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Project Audinary: Getting One’s Swagger Back

Chris Haining March 22, 2016 All Things Hoon, Project Cars 12 Comments


The effect that a new shirt can have on you is staggering. A night out is transformed through the simple expedient of knowingly looking fly, especially if you’ve gone through an extended period of being somewhat down at heel. To catch a glimpse of yourself in the mirror, looking smarter, crisper, fresher than you remember being before often leads to a renewed optimism, a boost in confidence and a spring in your step. So when you get to the club you’re far more likely to cast your line and go fishing than to sit on the shoreline and collect whatever rubbish is washed up.

The same is true with cars. Also true is that it sometimes takes a catalyst to get you off your arse and actively start doing something to pick yourself out of the doldrums. For me, a few weeks ago, it was the misery of experiencing a blow-out on my way into work.

It was 07:34 on a grey, sun-free morning. The air was heavy with dew, the air temperature only a little above freezing. A fairly typical morning on the threshold of spring. My right front tyre had been losing air for quite a long time, in truth. I had gotten into the habit of using my 12 volt tyre compressor every fourth morning to top it back up to 36PSi, or the “free air” machine at the local supermarket on my way home from work. The latter, incidentally, had been broken / under maintenance for at least a month prior.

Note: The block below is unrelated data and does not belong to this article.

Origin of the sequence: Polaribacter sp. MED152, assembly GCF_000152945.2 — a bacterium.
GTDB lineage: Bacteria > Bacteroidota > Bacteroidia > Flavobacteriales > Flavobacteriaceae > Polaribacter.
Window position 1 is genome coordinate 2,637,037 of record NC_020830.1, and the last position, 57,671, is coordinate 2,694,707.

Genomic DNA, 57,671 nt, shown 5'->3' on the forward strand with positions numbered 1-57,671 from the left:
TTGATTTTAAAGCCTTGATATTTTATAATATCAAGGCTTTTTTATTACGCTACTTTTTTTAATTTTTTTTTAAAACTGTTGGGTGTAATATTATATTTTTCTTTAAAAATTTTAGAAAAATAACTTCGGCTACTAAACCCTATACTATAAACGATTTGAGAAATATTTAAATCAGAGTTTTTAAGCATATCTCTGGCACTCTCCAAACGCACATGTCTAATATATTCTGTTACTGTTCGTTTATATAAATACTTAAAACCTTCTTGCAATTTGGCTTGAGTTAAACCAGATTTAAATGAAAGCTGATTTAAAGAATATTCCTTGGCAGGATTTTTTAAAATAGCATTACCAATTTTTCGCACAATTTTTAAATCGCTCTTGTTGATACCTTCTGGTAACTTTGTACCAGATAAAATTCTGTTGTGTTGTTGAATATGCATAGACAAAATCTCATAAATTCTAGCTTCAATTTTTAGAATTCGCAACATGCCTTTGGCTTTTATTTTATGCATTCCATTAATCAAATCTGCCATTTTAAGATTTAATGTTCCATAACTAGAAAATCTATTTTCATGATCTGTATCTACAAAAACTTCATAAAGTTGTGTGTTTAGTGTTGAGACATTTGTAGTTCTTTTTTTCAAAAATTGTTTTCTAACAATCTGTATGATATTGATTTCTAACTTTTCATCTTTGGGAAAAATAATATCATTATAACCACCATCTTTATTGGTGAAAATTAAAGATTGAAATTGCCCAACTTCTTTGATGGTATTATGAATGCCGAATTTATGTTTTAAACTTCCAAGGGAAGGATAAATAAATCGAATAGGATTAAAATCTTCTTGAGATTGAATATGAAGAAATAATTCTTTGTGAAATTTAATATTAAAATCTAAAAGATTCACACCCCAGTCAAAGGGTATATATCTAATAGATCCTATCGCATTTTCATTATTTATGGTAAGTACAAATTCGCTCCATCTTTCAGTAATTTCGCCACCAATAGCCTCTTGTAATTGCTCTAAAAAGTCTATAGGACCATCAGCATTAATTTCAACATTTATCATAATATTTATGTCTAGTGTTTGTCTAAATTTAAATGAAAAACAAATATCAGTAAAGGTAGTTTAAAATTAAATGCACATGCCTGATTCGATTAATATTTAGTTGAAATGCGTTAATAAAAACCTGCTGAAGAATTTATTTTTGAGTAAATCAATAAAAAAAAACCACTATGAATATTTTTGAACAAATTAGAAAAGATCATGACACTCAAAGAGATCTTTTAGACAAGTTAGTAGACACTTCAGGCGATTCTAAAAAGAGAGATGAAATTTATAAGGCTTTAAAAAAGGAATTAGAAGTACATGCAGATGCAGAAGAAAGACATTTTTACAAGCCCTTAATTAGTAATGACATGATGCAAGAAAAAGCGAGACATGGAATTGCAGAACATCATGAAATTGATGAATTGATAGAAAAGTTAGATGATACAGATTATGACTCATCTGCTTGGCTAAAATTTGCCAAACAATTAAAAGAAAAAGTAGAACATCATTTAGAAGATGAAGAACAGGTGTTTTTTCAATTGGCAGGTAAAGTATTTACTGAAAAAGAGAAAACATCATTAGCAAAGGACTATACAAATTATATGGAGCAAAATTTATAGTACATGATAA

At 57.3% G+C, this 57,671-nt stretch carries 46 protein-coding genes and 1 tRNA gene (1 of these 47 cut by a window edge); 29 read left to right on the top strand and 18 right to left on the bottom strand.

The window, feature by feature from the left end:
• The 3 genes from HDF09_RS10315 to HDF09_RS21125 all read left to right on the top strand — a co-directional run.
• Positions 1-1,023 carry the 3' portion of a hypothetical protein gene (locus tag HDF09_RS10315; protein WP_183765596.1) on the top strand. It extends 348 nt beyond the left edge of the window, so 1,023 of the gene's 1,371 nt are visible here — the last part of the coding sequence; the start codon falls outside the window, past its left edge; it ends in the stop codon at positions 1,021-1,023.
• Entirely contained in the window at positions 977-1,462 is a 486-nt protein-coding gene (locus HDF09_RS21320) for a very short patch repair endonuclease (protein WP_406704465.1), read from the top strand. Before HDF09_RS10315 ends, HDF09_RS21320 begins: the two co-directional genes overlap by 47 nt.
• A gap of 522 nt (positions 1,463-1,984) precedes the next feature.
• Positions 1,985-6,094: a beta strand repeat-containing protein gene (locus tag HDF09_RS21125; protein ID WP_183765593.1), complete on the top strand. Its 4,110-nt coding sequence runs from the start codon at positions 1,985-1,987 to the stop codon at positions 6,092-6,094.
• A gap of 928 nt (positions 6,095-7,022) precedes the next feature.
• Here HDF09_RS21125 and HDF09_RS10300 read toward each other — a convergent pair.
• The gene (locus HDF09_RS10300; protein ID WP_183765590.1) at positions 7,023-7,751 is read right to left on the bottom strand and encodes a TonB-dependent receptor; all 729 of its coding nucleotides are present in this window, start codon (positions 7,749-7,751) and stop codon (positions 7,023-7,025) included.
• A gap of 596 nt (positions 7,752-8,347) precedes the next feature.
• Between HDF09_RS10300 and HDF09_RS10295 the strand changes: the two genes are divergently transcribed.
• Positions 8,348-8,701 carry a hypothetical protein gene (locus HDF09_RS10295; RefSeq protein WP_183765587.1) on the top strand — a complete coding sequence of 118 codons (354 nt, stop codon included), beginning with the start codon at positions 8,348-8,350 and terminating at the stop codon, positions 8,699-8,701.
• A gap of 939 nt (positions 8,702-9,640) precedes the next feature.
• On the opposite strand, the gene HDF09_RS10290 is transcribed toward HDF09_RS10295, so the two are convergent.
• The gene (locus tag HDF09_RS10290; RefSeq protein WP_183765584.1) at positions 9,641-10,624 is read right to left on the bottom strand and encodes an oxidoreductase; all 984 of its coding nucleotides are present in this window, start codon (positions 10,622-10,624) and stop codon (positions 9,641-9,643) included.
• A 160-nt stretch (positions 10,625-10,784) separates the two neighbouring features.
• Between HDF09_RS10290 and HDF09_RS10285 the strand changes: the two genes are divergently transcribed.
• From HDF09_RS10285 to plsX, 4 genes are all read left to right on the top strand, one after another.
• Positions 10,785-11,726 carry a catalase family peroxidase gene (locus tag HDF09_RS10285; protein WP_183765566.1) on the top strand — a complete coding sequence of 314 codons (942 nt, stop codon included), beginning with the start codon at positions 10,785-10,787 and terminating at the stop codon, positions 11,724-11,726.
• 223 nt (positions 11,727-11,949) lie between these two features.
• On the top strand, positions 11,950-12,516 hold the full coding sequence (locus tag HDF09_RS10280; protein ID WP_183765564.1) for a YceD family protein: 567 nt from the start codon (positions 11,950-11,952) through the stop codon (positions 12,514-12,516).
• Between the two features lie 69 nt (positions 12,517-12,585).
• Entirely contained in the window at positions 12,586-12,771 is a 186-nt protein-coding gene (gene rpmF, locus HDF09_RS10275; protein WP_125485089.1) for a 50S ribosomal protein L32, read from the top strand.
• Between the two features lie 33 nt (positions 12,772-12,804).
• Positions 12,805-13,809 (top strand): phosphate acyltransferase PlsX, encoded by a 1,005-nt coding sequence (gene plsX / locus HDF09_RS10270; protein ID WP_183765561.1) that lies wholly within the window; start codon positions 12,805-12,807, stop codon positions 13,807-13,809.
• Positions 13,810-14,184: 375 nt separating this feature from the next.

One morning, against my better judgement, I couldn’t be bothered and reckoned “I’d be alright” until after work. So I drove there on a half-flat tyre with a view to properly inflating it on my way home. In the evening I set off and then swiftly remembered that the pump at the supermarket was SNAFU, and instead pulled into a lay-by on my route home and set up my compressor. This was where my own stupidity really began to come to the fore.

I had somehow left my air-pressure gauge in my other car, so I had to rely on the in-built gauge on the compressor, which I know to be hopeless. It was also really dark in the lay-by, so I couldn’t really even read that gauge and, naturally, because I was using my spare key I didn’t have my trusty Maglite Solitaire to use. So I went by feel. Shitty idea that turned out to be.

The tyre felt fine when I first set off, but I increasingly became aware of how harsh cats-eyes felt under my wheels. It actually felt like a suspension bushing or ball-joint issue, and the idea that I had possibly over-inflated my tyre never occurred to me. I made it home fine, and then, in a penultimate act of incompetence, I parked up and didn’t give it another thought.

Next morning I leapt straight into the car without having even considered the status of my front tyre, and in fact all felt pretty good for the first sector of my morning commute. Then, on the A120 just near Great Horkesley, my steering started to feel very strange. It wasn’t sudden, it kind of faded from absolutely fine to making no sense whatsoever. I knew that something was truly wrong when I found myself turning the wheel anticlockwise while taking a right hand bend. I stopped the car. First sensible thing I’d done in two days.